It’s a broad topic related to one thing – being indexed in Google. But, when you think about it, it’s the core of the entire SEO process.
First, you need to be included in search somewhere. Only then can you think about better rankings and driving traffic. And if your website isn’t in Google’s index, it doesn’t matter how good your content is or how fast your website works – you won’t get any clients from this search engine.
Why did you choose to talk about Indexing SEO?
It’s sometimes tempting to focus on more creative areas of SEO, like content optimization, link building, or optimizing performance. But those areas won’t benefit you without being in Google’s index. That’s why indexing analysis and diagnosing potential issues there should be one of the main areas we focus on – and I wanted to share some of my experience in that field.
What mistakes do clients make in terms of indexing that you find most striking?
A common mistake is allowing indexing of too many pages, especially for eCommerce websites. They typically have filters that customers can use to narrow down product categories. Sometimes, those filters generate links to new pages – this way, we can get almost an infinite amount of them.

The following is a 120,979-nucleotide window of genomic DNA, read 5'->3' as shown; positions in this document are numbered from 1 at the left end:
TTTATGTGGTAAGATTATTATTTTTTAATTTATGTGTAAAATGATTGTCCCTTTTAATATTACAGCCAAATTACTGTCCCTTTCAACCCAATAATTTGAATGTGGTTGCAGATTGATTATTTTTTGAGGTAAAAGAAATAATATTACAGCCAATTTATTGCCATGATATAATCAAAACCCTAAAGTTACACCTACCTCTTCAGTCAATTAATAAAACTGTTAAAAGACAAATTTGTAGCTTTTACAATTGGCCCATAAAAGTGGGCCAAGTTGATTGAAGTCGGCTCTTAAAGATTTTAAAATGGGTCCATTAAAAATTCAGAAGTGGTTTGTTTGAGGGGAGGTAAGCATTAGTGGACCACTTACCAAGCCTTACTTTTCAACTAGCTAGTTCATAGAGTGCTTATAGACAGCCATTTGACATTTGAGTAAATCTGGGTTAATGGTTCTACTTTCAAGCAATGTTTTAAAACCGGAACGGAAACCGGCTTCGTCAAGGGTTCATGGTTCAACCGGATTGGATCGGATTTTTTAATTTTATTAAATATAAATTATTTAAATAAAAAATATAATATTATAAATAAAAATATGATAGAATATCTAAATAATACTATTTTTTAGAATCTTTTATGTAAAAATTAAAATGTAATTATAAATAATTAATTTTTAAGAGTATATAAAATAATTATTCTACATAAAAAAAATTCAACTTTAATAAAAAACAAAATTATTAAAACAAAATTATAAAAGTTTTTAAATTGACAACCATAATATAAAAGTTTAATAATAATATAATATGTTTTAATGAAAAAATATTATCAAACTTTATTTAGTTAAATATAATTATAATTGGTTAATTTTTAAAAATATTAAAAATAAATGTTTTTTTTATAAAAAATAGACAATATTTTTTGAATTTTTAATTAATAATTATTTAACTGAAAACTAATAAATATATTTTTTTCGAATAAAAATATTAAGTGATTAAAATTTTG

If you don’t block the crawling and indexation of those pages, you can run into trouble. Low-quality, near-duplicate pages are crawled and indexed by Google, and essential pages might be left out as a consequence. This can make indexing new stuff more complex, you may have trouble with the crawl budget, and you may end up with a lot of duplicate content indexed.
Would you say this is the most severe issue to do with indexing?
Not necessarily. The opposite problem – Google barely indexing the site at all – is also quite popular. This sometimes happens due to crawl budget issues or blocking important pages from Googlebot by accident.
There’s also partial indexing – when an essential part of the page doesn’t get indexed. For example, it sometimes happens with product descriptions and has many possible causes.
What are your favorite SEO tools that you use when you work?
I enjoy how Screaming Frog allows you to crawl both the entire domain and a list or a sample of URLs that you choose.